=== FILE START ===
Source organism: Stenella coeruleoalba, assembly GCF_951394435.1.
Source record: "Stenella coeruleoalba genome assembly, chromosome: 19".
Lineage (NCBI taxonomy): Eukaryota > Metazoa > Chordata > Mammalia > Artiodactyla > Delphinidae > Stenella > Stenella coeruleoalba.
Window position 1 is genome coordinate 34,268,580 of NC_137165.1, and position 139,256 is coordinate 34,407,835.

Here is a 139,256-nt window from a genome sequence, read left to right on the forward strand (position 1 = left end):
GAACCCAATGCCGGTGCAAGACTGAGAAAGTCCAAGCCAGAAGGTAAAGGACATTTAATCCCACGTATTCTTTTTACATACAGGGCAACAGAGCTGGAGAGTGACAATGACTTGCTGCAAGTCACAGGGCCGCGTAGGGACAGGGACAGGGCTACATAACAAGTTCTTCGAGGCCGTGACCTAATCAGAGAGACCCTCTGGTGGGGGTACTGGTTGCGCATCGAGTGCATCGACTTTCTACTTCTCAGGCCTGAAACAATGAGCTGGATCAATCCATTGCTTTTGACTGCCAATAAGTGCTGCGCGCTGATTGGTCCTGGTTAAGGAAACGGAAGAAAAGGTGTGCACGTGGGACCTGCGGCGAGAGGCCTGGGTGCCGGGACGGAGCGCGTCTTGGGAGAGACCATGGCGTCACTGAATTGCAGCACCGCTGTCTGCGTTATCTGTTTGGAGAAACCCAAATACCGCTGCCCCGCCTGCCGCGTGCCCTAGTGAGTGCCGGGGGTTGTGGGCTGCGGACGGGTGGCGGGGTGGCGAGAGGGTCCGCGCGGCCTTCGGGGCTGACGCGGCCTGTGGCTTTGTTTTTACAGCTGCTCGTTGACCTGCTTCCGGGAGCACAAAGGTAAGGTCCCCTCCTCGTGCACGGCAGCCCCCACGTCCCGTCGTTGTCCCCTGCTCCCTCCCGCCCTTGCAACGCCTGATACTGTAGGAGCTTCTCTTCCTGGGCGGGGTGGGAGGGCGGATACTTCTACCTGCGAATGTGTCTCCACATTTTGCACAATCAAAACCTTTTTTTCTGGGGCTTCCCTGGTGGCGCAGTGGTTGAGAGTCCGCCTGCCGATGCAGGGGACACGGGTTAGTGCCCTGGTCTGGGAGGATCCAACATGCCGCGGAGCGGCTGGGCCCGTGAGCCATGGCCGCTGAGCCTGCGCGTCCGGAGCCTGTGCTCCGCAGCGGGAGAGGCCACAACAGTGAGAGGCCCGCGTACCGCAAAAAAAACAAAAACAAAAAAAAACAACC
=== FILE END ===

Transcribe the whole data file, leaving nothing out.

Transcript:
Source organism: Stenella coeruleoalba, assembly GCF_951394435.1.
Source record: "Stenella coeruleoalba genome assembly, chromosome: 19".
Lineage (NCBI taxonomy): Eukaryota > Metazoa > Chordata > Mammalia > Artiodactyla > Delphinidae > Stenella > Stenella coeruleoalba.
Window position 1 is genome coordinate 34,268,580 of NC_137165.1, and position 139,256 is coordinate 34,407,835.

Here is a 139,256-nt window from a genome sequence, read left to right on the forward strand (position 1 = left end):
GAACCCAATGCCGGTGCAAGACTGAGAAAGTCCAAGCCAGAAGGTAAAGGACATTTAATCCCACGTATTCTTTTTACATACAGGGCAACAGAGCTGGAGAGTGACAATGACTTGCTGCAAGTCACAGGGCCGCGTAGGGACAGGGACAGGGCTACATAACAAGTTCTTCGAGGCCGTGACCTAATCAGAGAGACCCTCTGGTGGGGGTACTGGTTGCGCATCGAGTGCATCGACTTTCTACTTCTCAGGCCTGAAACAATGAGCTGGATCAATCCATTGCTTTTGACTGCCAATAAGTGCTGCGCGCTGATTGGTCCTGGTTAAGGAAACGGAAGAAAAGGTGTGCACGTGGGACCTGCGGCGAGAGGCCTGGGTGCCGGGACGGAGCGCGTCTTGGGAGAGACCATGGCGTCACTGAATTGCAGCACCGCTGTCTGCGTTATCTGTTTGGAGAAACCCAAATACCGCTGCCCCGCCTGCCGCGTGCCCTAGTGAGTGCCGGGGGTTGTGGGCTGCGGACGGGTGGCGGGGTGGCGAGAGGGTCCGCGCGGCCTTCGGGGCTGACGCGGCCTGTGGCTTTGTTTTTACAGCTGCTCGTTGACCTGCTTCCGGGAGCACAAAGGTAAGGTCCCCTCCTCGTGCACGGCAGCCCCCACGTCCCGTCGTTGTCCCCTGCTCCCTCCCGCCCTTGCAACGCCTGATACTGTAGGAGCTTCTCTTCCTGGGCGGGGTGGGAGGGCGGATACTTCTACCTGCGAATGTGTCTCCACATTTTGCACAATCAAAACCTTTTTTTCTGGGGCTTCCCTGGTGGCGCAGTGGTTGAGAGTCCGCCTGCCGATGCAGGGGACACGGGTTAGTGCCCTGGTCTGGGAGGATCCAACATGCCGCGGAGCGGCTGGGCCCGTGAGCCATGGCCGCTGAGCCTGCGCGTCCGGAGCCTGTGCTCCGCAGCGGGAGAGGCCACAACAGTGAGAGGCCCGCGTACCGCAAAAAAAACAAAAACAAAAAAAAACAACC